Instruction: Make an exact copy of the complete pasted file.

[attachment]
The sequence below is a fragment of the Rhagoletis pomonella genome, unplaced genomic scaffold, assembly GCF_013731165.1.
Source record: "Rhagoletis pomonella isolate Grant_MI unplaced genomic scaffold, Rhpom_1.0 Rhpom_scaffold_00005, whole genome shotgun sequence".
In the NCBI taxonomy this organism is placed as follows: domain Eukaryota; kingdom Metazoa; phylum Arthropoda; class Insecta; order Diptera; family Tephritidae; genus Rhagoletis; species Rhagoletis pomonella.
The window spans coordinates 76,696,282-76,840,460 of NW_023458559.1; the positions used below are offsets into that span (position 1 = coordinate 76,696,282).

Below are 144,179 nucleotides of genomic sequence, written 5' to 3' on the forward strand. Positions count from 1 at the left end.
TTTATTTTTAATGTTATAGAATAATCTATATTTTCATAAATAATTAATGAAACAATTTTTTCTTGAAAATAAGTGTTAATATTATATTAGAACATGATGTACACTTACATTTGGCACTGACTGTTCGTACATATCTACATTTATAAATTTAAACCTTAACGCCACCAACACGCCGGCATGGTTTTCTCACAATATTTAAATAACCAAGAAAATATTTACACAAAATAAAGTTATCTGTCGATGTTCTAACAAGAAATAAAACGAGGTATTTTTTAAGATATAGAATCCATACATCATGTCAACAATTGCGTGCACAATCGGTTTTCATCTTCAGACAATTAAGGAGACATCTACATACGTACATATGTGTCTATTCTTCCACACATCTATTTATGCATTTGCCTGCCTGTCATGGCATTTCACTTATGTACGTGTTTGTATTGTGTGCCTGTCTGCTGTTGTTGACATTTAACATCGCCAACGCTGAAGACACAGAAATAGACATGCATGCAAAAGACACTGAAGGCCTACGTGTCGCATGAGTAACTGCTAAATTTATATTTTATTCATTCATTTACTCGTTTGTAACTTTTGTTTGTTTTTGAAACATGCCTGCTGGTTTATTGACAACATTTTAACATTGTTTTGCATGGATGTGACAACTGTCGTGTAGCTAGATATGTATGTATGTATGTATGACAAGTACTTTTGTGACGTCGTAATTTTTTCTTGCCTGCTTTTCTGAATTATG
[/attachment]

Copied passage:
The sequence below is a fragment of the Rhagoletis pomonella genome, unplaced genomic scaffold, assembly GCF_013731165.1.
Source record: "Rhagoletis pomonella isolate Grant_MI unplaced genomic scaffold, Rhpom_1.0 Rhpom_scaffold_00005, whole genome shotgun sequence".
In the NCBI taxonomy this organism is placed as follows: domain Eukaryota; kingdom Metazoa; phylum Arthropoda; class Insecta; order Diptera; family Tephritidae; genus Rhagoletis; species Rhagoletis pomonella.
The window spans coordinates 76,696,282-76,840,460 of NW_023458559.1; the positions used below are offsets into that span (position 1 = coordinate 76,696,282).

Below are 144,179 nucleotides of genomic sequence, written 5' to 3' on the forward strand. Positions count from 1 at the left end.
TTTATTTTTAATGTTATAGAATAATCTATATTTTCATAAATAATTAATGAAACAATTTTTTCTTGAAAATAAGTGTTAATATTATATTAGAACATGATGTACACTTACATTTGGCACTGACTGTTCGTACATATCTACATTTATAAATTTAAACCTTAACGCCACCAACACGCCGGCATGGTTTTCTCACAATATTTAAATAACCAAGAAAATATTTACACAAAATAAAGTTATCTGTCGATGTTCTAACAAGAAATAAAACGAGGTATTTTTTAAGATATAGAATCCATACATCATGTCAACAATTGCGTGCACAATCGGTTTTCATCTTCAGACAATTAAGGAGACATCTACATACGTACATATGTGTCTATTCTTCCACACATCTATTTATGCATTTGCCTGCCTGTCATGGCATTTCACTTATGTACGTGTTTGTATTGTGTGCCTGTCTGCTGTTGTTGACATTTAACATCGCCAACGCTGAAGACACAGAAATAGACATGCATGCAAAAGACACTGAAGGCCTACGTGTCGCATGAGTAACTGCTAAATTTATATTTTATTCATTCATTTACTCGTTTGTAACTTTTGTTTGTTTTTGAAACATGCCTGCTGGTTTATTGACAACATTTTAACATTGTTTTGCATGGATGTGACAACTGTCGTGTAGCTAGATATGTATGTATGTATGTATGACAAGTACTTTTGTGACGTCGTAATTTTTTCTTGCCTGCTTTTCTGAATTATG